“The reality is that we will be left with state bureaucrats, politicians, and judges “balancing” the different opinions in some kind of utilitarian calculus, a calculus which has been aptly described as a ‘smokescreen for arbitrary preferences and desires” on the part of those who will have the power to judge and enforce’,” Fr. Fleming wrote.

Others have objected to the use of public funds to promote a particular outcome. It is estimated that as much as €1.1 million is being spent by the allegedly neutral government with media and internet materials having been prepared and disseminated since September. Mark McCrystal, an engineer from Dublin said that the materials are clearly supporting the Yes campaign, and this constitutes a breach of a 1995 judgment by the Supreme Court. McCrystal has launched proceedings over the matter against the Minister for Children and Youth Affairs, the Government of Ireland, and the Attorney General. He has said he has no objection to the State arguing for a Yes vote but that the government should not be using public funds to support a particular outcome.

The Yes campaign is officially made up of an array of groups and individuals, and has the broad support of the country’s left-leaning mainstream media. Behind it are the Irish Society for the Prevention of Cruelty to Children (ISPCC), the Children’s Rights Alliance and other organisations including Campaign for Children. Former Supreme Court Judge Catherine McGuinness is chairwoman of Campaign for Children, while board members include journalist Olivia O’Leary and former senator Joe O’Toole. It also has support from all major political parties, Fine Gael, Fianna Fáil, Labour and Sinn Féin.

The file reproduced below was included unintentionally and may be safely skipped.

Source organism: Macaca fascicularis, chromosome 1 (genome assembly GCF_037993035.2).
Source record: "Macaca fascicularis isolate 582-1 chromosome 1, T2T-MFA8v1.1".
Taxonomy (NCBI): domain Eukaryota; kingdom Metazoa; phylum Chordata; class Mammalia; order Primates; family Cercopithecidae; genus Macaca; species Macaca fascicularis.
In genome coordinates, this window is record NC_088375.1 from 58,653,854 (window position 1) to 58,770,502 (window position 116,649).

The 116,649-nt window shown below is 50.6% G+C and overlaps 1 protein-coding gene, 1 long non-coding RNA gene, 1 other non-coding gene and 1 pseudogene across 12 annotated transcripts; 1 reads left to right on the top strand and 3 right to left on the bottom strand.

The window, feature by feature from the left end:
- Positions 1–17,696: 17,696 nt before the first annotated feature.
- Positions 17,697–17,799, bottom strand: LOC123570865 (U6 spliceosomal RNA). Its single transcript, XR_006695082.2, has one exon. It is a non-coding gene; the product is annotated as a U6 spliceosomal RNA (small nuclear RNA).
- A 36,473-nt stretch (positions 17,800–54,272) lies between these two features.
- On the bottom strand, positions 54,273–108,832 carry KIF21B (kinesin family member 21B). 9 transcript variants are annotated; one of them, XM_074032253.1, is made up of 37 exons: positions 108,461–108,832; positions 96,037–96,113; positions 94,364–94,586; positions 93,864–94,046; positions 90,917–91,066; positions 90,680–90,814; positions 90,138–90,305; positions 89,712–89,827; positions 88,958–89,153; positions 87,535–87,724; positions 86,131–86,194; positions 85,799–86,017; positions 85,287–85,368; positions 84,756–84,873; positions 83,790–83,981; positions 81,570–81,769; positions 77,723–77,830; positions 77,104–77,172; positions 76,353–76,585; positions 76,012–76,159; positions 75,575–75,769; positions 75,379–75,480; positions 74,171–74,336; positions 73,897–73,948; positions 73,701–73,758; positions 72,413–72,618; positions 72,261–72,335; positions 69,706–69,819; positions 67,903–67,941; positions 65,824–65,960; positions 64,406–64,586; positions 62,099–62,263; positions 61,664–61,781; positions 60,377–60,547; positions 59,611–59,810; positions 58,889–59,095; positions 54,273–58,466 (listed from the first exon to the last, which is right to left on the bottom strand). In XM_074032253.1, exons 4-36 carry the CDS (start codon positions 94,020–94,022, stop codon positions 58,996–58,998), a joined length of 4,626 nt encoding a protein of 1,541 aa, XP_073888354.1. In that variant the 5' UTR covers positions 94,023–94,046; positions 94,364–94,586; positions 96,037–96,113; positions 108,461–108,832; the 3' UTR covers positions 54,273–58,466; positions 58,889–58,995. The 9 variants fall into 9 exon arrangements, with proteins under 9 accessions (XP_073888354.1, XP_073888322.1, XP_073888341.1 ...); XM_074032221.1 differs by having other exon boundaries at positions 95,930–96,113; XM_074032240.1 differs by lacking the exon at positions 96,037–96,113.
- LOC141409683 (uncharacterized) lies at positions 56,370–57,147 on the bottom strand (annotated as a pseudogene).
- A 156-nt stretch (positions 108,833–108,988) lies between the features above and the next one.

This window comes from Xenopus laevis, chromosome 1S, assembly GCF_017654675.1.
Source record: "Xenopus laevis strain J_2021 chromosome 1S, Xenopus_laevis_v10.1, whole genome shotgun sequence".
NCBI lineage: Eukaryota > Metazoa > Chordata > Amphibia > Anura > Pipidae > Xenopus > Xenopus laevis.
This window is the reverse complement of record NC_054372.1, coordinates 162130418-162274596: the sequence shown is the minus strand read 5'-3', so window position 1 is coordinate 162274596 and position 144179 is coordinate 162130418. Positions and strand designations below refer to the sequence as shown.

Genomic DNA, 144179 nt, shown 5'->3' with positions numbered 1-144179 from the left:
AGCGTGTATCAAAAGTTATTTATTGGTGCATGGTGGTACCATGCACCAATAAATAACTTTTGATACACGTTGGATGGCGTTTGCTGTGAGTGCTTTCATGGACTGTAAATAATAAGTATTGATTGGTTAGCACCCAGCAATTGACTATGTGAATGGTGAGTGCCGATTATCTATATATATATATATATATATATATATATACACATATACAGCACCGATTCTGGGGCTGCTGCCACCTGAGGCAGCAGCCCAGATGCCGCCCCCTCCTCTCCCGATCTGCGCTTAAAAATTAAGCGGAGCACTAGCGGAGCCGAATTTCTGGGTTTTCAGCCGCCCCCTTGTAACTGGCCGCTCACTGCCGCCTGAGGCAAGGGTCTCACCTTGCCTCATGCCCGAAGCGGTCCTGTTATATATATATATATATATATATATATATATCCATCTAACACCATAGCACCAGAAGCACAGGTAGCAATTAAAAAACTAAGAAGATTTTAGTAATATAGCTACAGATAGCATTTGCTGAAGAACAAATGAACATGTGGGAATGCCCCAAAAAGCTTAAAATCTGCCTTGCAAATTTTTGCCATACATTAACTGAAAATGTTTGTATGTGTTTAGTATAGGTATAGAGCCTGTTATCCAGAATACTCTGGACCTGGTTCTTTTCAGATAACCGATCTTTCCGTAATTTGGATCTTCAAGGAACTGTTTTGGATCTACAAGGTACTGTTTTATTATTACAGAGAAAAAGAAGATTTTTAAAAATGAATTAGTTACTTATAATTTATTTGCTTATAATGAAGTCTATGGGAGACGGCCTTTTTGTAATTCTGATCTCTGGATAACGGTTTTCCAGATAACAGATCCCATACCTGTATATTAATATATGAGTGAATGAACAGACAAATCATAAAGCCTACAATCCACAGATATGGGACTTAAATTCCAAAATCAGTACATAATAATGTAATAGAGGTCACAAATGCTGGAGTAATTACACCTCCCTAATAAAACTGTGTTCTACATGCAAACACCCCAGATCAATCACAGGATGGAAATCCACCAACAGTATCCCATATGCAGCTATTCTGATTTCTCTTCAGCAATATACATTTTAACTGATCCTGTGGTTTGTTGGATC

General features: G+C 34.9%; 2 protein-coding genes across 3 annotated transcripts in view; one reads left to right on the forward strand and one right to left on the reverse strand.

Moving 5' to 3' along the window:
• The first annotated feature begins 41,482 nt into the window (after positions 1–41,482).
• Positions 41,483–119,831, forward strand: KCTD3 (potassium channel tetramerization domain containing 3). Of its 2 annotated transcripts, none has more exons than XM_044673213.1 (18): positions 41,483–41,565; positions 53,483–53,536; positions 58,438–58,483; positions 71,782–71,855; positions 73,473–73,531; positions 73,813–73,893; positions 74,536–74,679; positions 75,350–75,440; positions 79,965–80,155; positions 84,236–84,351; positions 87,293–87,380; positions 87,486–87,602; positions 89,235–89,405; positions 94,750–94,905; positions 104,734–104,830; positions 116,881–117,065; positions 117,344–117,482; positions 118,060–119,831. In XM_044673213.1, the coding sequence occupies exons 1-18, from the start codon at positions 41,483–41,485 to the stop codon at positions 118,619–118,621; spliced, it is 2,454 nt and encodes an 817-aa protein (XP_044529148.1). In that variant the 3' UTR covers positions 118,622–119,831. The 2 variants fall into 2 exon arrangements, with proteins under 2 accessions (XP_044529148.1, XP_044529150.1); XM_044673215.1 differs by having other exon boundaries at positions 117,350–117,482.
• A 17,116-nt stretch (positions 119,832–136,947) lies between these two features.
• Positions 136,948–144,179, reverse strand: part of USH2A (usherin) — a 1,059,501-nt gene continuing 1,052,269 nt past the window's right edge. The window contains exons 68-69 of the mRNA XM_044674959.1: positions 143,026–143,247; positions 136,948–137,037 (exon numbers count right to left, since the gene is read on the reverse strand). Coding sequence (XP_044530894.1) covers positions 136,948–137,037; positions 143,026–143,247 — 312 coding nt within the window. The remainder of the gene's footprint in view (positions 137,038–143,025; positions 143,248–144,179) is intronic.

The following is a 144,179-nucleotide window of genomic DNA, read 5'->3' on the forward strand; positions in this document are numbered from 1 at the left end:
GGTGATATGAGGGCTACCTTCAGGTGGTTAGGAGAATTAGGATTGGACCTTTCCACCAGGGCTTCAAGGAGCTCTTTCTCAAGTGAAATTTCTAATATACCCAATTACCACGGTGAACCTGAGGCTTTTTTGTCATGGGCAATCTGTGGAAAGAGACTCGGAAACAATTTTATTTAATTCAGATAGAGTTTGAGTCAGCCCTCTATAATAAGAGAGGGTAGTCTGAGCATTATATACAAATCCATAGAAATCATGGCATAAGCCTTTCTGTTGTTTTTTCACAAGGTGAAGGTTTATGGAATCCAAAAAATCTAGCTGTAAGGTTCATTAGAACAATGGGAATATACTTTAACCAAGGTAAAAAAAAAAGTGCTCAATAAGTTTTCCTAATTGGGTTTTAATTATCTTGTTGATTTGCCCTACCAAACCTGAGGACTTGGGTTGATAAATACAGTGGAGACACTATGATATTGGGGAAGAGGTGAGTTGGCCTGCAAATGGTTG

Funding from non-government sources has also been generous, totaling, as of September 20th, €1.5 million from two philanthropic groups: Atlantic Philanthropies, founded by US billionaire Chuck Feeney, and the One Foundation, co-founded by RyanAir heir Declan Ryan and Deirdre Mortell, according to the Irish Times.

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Lisa Bourne

‘You can’t have’ marriage equality ‘without polygamy’

Lisa Bourne
By Lisa Bourne

July 3, 2015 (LifeSiteNews) – Motivated by the U.S. Supreme Court ruling legalizing homosexual “marriage,” a Montana polygamist has filed for a second marriage license, so he can be legally wed to two women at once.

"It's about marriage equality," said Nathan Collier, using homosexual advocates’ term to support marriage redefinition. "You can't have this without polygamy."

Collier, who has has appeared on the TLC reality show Sister Wives with his legal wife Victoria, and his second wife Christine, said he was inspired by the dissent in the Supreme Court decision.

The minority Supreme Court justices said in Friday’s ruling it would open the door to both polygamy and religious persecution.